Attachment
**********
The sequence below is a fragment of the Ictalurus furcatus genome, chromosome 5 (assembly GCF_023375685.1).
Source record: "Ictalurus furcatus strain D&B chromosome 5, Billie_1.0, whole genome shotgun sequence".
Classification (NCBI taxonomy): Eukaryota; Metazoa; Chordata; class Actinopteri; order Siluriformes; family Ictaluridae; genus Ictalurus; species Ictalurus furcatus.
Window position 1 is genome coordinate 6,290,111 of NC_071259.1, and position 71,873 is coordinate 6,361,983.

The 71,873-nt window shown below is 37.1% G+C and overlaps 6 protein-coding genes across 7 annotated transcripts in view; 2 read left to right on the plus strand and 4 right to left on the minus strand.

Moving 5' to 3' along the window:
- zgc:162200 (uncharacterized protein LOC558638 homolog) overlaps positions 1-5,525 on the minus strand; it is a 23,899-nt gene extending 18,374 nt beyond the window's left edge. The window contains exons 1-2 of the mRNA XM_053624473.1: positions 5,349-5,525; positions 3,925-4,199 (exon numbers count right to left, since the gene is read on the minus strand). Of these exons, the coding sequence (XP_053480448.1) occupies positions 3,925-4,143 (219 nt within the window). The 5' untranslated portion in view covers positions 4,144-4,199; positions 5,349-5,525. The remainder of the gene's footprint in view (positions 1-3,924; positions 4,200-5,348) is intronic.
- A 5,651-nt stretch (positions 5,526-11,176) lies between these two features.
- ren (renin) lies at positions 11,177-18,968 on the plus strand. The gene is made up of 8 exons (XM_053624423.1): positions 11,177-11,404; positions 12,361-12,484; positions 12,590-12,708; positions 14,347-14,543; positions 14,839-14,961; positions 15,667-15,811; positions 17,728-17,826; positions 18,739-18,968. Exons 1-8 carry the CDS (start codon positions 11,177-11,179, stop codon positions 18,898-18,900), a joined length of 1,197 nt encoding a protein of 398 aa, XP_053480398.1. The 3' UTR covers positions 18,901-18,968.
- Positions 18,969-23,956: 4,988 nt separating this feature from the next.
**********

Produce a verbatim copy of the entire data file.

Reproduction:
The sequence below is a fragment of the Ictalurus furcatus genome, chromosome 5 (assembly GCF_023375685.1).
Source record: "Ictalurus furcatus strain D&B chromosome 5, Billie_1.0, whole genome shotgun sequence".
Classification (NCBI taxonomy): Eukaryota; Metazoa; Chordata; class Actinopteri; order Siluriformes; family Ictaluridae; genus Ictalurus; species Ictalurus furcatus.
Window position 1 is genome coordinate 6,290,111 of NC_071259.1, and position 71,873 is coordinate 6,361,983.

The 71,873-nt window shown below is 37.1% G+C and overlaps 6 protein-coding genes across 7 annotated transcripts in view; 2 read left to right on the plus strand and 4 right to left on the minus strand.

Moving 5' to 3' along the window:
- zgc:162200 (uncharacterized protein LOC558638 homolog) overlaps positions 1-5,525 on the minus strand; it is a 23,899-nt gene extending 18,374 nt beyond the window's left edge. The window contains exons 1-2 of the mRNA XM_053624473.1: positions 5,349-5,525; positions 3,925-4,199 (exon numbers count right to left, since the gene is read on the minus strand). Of these exons, the coding sequence (XP_053480448.1) occupies positions 3,925-4,143 (219 nt within the window). The 5' untranslated portion in view covers positions 4,144-4,199; positions 5,349-5,525. The remainder of the gene's footprint in view (positions 1-3,924; positions 4,200-5,348) is intronic.
- A 5,651-nt stretch (positions 5,526-11,176) lies between these two features.
- ren (renin) lies at positions 11,177-18,968 on the plus strand. The gene is made up of 8 exons (XM_053624423.1): positions 11,177-11,404; positions 12,361-12,484; positions 12,590-12,708; positions 14,347-14,543; positions 14,839-14,961; positions 15,667-15,811; positions 17,728-17,826; positions 18,739-18,968. Exons 1-8 carry the CDS (start codon positions 11,177-11,179, stop codon positions 18,898-18,900), a joined length of 1,197 nt encoding a protein of 398 aa, XP_053480398.1. The 3' UTR covers positions 18,901-18,968.
- Positions 18,969-23,956: 4,988 nt separating this feature from the next.